BBC Home SchoolingPublished:
Just 4-weeks into the schools shutting, the Beeb has come up trumps with a 14-week long programme of online lessons for the summer term to help parents with home schooling stresses.
And this is no ordinary faculty of staff….
Get set to say “¡Hola!” to your new Spanish teacher – footballing hero Sergio Aguero.
He’s joined on the bill by David Attenborough who will be teaching us all about mapping the world and why animals look like they do, Brian Cox will be delivering science lessons on the solar system, gravity and force – and they will be rubbing elbow patches in the staff room with Danny Dyer, as descendent of King Edward III, he is of course the natural choice for teaching history.
Learners can also expect appearances from Brit winner Mabel, Doctor Who’s Jodie Whittaker, Oti Mabuse of Strictly Come Dancing, former One Direction star Liam Payne, Mary Beard,Gillian Anderson, Ray Winstone.
Alice Webb, the director of BBC children’s services told the Guardian: “We’re proud that the BBC can bring together so many people to offer such a wide-ranging package of support to help children and parents right across the UK at such a challenging time.
“We said the BBC would be there for people through this crisis, and we meant it. It’s vital that every child is able to continue learning – and the lessons we’re putting on will make sure they have fun at the same time.”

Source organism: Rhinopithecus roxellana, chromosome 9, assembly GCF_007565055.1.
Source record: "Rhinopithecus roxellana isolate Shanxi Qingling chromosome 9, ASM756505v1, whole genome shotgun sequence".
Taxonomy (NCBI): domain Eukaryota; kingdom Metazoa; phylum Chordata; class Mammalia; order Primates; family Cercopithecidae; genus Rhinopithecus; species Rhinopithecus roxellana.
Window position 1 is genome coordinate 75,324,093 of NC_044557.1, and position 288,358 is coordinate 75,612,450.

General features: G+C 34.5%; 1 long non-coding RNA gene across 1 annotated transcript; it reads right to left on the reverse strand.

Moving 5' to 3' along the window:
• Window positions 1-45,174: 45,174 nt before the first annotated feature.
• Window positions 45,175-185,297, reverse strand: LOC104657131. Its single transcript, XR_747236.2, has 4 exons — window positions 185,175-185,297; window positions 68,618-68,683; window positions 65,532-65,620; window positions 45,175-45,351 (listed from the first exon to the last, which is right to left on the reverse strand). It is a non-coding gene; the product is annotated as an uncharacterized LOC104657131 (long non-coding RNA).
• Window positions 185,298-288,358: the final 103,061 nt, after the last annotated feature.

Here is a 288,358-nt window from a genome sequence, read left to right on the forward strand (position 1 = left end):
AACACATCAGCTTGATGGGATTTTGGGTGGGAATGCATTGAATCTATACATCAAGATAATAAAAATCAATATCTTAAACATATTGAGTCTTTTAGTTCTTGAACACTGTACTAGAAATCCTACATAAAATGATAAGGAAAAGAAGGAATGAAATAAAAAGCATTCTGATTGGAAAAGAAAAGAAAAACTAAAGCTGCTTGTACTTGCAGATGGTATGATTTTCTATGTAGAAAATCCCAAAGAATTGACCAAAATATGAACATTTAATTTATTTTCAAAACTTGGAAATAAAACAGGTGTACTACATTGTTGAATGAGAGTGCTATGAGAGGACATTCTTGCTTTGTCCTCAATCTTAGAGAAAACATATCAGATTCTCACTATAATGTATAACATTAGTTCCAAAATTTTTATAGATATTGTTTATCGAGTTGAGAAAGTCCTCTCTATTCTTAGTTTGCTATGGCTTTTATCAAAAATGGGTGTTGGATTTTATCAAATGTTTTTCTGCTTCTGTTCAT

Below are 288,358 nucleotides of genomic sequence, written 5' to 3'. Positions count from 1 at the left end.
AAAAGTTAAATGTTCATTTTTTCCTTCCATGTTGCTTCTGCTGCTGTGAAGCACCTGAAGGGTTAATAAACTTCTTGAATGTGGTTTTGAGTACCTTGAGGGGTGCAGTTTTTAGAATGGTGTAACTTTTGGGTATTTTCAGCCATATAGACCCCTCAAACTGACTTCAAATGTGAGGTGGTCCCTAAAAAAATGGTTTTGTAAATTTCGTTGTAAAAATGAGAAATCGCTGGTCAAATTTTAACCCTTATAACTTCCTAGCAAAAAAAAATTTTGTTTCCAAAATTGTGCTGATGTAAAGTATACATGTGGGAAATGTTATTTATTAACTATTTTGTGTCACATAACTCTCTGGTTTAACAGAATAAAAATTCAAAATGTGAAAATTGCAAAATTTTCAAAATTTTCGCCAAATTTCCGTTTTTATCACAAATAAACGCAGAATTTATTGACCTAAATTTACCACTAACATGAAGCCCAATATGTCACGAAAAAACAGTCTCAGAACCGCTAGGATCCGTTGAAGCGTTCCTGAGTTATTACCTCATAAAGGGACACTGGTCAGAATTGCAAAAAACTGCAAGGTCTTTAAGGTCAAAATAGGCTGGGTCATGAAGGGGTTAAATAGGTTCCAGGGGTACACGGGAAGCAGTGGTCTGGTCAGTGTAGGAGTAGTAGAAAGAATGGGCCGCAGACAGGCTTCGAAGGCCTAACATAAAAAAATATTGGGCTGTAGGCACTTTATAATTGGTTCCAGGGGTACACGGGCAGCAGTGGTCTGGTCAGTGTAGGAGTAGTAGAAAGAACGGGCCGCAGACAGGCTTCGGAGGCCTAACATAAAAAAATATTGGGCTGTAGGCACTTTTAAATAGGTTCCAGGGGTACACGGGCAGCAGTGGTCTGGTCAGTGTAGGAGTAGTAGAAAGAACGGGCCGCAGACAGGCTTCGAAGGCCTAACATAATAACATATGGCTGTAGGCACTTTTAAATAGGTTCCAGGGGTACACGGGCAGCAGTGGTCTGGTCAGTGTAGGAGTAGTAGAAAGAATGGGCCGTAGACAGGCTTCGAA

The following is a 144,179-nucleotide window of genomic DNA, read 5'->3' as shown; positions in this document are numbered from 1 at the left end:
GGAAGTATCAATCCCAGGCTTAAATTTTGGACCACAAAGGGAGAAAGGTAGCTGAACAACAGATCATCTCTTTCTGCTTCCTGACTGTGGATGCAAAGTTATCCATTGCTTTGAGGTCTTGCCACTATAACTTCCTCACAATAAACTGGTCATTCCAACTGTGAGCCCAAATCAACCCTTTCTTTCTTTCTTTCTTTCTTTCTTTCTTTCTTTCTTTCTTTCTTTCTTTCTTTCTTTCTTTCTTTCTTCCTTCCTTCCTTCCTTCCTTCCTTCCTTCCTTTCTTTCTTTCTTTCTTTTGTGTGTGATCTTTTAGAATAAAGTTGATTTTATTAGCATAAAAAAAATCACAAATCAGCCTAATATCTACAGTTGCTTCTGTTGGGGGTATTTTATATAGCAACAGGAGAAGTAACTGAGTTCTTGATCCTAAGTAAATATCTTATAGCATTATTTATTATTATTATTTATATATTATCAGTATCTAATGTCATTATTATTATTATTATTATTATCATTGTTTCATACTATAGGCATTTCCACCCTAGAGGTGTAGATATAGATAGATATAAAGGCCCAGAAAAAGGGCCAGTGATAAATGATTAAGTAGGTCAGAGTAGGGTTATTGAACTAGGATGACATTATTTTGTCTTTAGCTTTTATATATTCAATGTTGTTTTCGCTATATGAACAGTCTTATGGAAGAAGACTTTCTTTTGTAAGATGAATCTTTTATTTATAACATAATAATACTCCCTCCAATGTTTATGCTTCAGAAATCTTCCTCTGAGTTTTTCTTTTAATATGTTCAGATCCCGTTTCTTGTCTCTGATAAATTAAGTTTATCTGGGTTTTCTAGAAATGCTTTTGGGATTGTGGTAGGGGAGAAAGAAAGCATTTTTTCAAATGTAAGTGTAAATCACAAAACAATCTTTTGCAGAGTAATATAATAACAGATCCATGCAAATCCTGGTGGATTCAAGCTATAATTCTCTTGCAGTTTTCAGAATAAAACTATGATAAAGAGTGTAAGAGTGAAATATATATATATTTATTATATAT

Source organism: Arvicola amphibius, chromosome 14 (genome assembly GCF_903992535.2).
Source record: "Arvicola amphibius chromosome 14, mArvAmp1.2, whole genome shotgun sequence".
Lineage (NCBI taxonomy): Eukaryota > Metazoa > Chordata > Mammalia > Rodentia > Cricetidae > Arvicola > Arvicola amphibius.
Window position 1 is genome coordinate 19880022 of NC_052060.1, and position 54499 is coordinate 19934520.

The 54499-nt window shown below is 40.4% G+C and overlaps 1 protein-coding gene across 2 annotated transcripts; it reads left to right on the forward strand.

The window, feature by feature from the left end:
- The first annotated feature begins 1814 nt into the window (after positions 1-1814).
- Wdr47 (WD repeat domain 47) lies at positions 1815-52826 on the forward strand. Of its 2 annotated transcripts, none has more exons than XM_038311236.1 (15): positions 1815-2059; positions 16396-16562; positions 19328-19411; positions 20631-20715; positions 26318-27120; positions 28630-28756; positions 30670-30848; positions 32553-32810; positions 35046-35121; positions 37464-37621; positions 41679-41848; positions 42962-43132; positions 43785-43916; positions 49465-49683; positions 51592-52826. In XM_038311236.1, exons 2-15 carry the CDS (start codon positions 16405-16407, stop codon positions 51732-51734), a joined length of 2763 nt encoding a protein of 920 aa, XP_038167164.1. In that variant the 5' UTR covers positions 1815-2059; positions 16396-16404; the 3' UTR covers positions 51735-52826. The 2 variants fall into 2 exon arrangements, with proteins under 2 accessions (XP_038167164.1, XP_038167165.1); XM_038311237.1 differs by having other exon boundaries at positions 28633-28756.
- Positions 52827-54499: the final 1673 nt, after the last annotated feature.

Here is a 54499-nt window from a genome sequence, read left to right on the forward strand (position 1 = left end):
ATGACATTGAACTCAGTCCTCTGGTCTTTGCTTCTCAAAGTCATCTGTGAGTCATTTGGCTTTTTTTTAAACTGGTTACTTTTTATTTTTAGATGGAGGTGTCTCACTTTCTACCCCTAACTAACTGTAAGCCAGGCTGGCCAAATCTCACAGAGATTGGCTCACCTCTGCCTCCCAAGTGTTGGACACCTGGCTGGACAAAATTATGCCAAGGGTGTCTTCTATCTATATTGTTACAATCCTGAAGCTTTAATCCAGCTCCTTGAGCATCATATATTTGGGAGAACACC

The lineup may be starry but the intent is serious: to provide a comprehensive package for school pupils of all ages, in support of the online lessons that schools are already providing to their students.
The celebrities will be supported in their efforts by 200 “real” teachers, both on and off screen. The entire programme has been developed over the last four weeks with education professionals.
BBC Bitesize Daily will deliver lessons across BBC iPlayer, Red Button, the BBC Bitesize website and app and BBC Sounds. In addition, BBC Four will devote a block of programming each weekday evening to shows that support GCSE and A-level studies.
Read more on The Guardian